With just about every stock taking a hit on Tuesday, shares of Herbalife (NYSE:HLF) posted an impressive 5.7% gain to $58.70. Then again, the company, which uses network marketing for things like nutritional supplements and weight loss products, had a blowout quarter. Sales increased by 28% to $879.7 million and operating profit came to 88 cents a share, up 35%.
Herbalife has a good track record in rewarding its shareholders. For the past three years, the average annual return was a sizzling 41%.
But what can we expect going forward? Will the company keep up its winning ways? Here’s a look at the pros and cons:
Powerful business model. Herbalife pays hefty commissions to its distributors, and it tries to get customers to also become distributors – which results in even more commissions.
It’s a viral model that has resulted in tremendous growth. So far, there are more than 2.3 million distributors across 75 countries. More importantly, it is a fairly low-cost model.
Broad offerings. Herbalife invests aggressively in developing high-quality products. The company has an internal team of scientists, which seek new innovations, and it has donated to UCLA, which has been a great source of expertise.
Support. To make its model work, it is essential to provide training and assistance to distributors. Thus, Herbalife has an extensive assortment of videos, books as well as a web-based tool, called iChange, which leverages social media like Twitter and Facebook.
Tough environment. Herbalife must deal with strong competitors as well as a deteriorating economic environment (as seen with the latest economic reports). Some of the traditional rivals include NuSkin Enterprises (NYSE:NUS), Nature’s Sunshine (Nasdaq:NATR), Weight Watchers (NYSE:WTW) and General Nutrition Centers (NYSE:GNC). There are also threats from e-commerce players, such as Amazon.com (Nasdaq:AMZN).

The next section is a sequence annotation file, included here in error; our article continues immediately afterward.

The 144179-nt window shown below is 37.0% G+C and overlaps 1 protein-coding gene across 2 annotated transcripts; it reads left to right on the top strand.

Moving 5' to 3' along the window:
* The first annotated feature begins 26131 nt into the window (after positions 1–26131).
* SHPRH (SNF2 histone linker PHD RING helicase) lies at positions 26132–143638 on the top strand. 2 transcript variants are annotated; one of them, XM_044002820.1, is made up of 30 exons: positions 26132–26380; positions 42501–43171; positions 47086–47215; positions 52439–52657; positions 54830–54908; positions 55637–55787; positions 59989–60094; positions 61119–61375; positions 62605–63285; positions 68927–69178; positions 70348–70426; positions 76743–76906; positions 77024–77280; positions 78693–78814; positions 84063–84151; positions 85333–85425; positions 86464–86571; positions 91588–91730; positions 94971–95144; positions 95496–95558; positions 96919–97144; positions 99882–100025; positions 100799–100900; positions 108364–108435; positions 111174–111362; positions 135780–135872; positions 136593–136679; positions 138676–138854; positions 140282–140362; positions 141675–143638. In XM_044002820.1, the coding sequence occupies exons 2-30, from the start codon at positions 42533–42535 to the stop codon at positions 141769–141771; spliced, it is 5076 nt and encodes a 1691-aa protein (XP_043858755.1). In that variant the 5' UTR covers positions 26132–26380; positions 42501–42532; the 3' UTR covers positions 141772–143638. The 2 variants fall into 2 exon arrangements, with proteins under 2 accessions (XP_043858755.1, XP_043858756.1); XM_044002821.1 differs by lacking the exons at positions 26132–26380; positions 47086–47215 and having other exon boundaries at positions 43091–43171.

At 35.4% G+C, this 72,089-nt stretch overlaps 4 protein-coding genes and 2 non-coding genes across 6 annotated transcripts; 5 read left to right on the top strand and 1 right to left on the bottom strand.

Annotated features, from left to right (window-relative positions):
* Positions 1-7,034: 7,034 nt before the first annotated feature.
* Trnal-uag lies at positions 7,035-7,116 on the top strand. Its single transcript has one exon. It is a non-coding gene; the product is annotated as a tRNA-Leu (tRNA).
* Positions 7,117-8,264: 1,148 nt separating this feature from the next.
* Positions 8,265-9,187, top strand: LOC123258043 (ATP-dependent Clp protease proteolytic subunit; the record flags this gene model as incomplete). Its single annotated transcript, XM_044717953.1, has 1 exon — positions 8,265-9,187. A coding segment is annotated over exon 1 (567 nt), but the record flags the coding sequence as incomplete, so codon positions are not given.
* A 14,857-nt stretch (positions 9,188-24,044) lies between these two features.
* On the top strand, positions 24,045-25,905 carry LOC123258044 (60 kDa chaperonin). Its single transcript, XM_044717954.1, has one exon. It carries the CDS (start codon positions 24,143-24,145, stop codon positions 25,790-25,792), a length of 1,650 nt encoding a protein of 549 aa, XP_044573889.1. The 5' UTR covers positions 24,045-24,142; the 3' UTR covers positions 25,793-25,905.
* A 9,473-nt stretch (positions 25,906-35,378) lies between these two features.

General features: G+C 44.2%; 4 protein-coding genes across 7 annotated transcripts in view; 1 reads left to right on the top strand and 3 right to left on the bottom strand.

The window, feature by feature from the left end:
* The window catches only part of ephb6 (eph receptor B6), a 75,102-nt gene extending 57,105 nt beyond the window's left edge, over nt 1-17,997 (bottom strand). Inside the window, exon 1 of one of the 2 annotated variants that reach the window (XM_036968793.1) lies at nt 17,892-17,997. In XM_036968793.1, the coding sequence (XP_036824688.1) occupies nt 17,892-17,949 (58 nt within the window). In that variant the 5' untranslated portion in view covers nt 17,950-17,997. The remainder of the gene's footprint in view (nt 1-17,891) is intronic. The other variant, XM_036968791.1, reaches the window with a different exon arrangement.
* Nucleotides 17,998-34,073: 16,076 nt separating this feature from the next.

Regulations. Herbalife must deal with many government requirements on manufacturing, labeling, distribution and importation. What’s more, there are occasionally big threats from proposed restrictions on marketing.
Liability. As Herbalife’s products get more complicated, the risks increase of adverse effects. In other words, there could potentially be product liability claims.
Herbalife boosted its guidance for its full-year results. Earnings are now expected to reach $2.97-$3.07 a share, up from the prior guidance of $2.77-$2.89. Sales are forecasted to increase 22%-24%. In other words, it looks like the company’s strong momentum will continue.
At the same time, the longer-term prospects also look bright. Keep in mind that there is lots of room for upside in international markets.
In light of all these factors, the pros outweigh the cons on the stock for now.
Tom Taulli’s latest book is “All About Short Selling” and he has an upcoming book called “All About Commodities.” You can find him at Twitter account @ttaulli. He does not own a position in any of the stocks named here.